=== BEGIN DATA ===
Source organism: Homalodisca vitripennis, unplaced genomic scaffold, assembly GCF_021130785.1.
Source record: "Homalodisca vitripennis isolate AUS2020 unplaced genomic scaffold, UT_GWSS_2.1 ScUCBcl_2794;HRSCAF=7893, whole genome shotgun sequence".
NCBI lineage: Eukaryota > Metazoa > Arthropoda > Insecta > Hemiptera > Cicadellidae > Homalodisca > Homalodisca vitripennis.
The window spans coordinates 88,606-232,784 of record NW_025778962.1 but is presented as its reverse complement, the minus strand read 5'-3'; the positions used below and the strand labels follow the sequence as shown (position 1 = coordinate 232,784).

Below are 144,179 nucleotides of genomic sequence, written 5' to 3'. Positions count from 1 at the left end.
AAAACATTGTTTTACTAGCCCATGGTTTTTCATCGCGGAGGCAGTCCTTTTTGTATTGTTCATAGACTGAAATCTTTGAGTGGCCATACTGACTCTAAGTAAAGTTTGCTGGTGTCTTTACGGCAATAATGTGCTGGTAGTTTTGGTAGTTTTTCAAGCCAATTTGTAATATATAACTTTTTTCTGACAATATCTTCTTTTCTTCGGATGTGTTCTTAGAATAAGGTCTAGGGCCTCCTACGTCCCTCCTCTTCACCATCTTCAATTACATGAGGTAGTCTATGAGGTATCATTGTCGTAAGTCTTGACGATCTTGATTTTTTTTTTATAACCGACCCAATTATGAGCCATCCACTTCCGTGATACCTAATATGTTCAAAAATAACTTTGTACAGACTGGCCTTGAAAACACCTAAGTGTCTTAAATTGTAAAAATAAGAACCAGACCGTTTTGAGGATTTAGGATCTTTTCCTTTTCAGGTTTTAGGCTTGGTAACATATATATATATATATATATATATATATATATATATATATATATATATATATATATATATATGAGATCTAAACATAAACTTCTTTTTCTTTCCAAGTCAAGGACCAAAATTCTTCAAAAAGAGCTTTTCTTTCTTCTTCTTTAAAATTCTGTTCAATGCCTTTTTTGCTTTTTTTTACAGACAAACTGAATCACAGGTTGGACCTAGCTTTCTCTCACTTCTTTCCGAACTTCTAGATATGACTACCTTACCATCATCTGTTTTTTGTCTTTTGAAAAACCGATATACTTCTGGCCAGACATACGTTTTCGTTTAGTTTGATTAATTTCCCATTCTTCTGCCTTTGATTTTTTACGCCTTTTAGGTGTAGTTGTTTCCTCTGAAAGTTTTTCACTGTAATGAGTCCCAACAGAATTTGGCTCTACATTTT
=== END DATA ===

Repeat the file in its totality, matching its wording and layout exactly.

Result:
Source organism: Homalodisca vitripennis, unplaced genomic scaffold, assembly GCF_021130785.1.
Source record: "Homalodisca vitripennis isolate AUS2020 unplaced genomic scaffold, UT_GWSS_2.1 ScUCBcl_2794;HRSCAF=7893, whole genome shotgun sequence".
NCBI lineage: Eukaryota > Metazoa > Arthropoda > Insecta > Hemiptera > Cicadellidae > Homalodisca > Homalodisca vitripennis.
The window spans coordinates 88,606-232,784 of record NW_025778962.1 but is presented as its reverse complement, the minus strand read 5'-3'; the positions used below and the strand labels follow the sequence as shown (position 1 = coordinate 232,784).

Below are 144,179 nucleotides of genomic sequence, written 5' to 3'. Positions count from 1 at the left end.
AAAACATTGTTTTACTAGCCCATGGTTTTTCATCGCGGAGGCAGTCCTTTTTGTATTGTTCATAGACTGAAATCTTTGAGTGGCCATACTGACTCTAAGTAAAGTTTGCTGGTGTCTTTACGGCAATAATGTGCTGGTAGTTTTGGTAGTTTTTCAAGCCAATTTGTAATATATAACTTTTTTCTGACAATATCTTCTTTTCTTCGGATGTGTTCTTAGAATAAGGTCTAGGGCCTCCTACGTCCCTCCTCTTCACCATCTTCAATTACATGAGGTAGTCTATGAGGTATCATTGTCGTAAGTCTTGACGATCTTGATTTTTTTTTTATAACCGACCCAATTATGAGCCATCCACTTCCGTGATACCTAATATGTTCAAAAATAACTTTGTACAGACTGGCCTTGAAAACACCTAAGTGTCTTAAATTGTAAAAATAAGAACCAGACCGTTTTGAGGATTTAGGATCTTTTCCTTTTCAGGTTTTAGGCTTGGTAACATATATATATATATATATATATATATATATATATATATATATATATATATATATATATATATGAGATCTAAACATAAACTTCTTTTTCTTTCCAAGTCAAGGACCAAAATTCTTCAAAAAGAGCTTTTCTTTCTTCTTCTTTAAAATTCTGTTCAATGCCTTTTTTGCTTTTTTTTACAGACAAACTGAATCACAGGTTGGACCTAGCTTTCTCTCACTTCTTTCCGAACTTCTAGATATGACTACCTTACCATCATCTGTTTTTTGTCTTTTGAAAAACCGATATACTTCTGGCCAGACATACGTTTTCGTTTAGTTTGATTAATTTCCCATTCTTCTGCCTTTGATTTTTTACGCCTTTTAGGTGTAGTTGTTTCCTCTGAAAGTTTTTCACTGTAATGAGTCCCAACAGAATTTGGCTCTACATTTT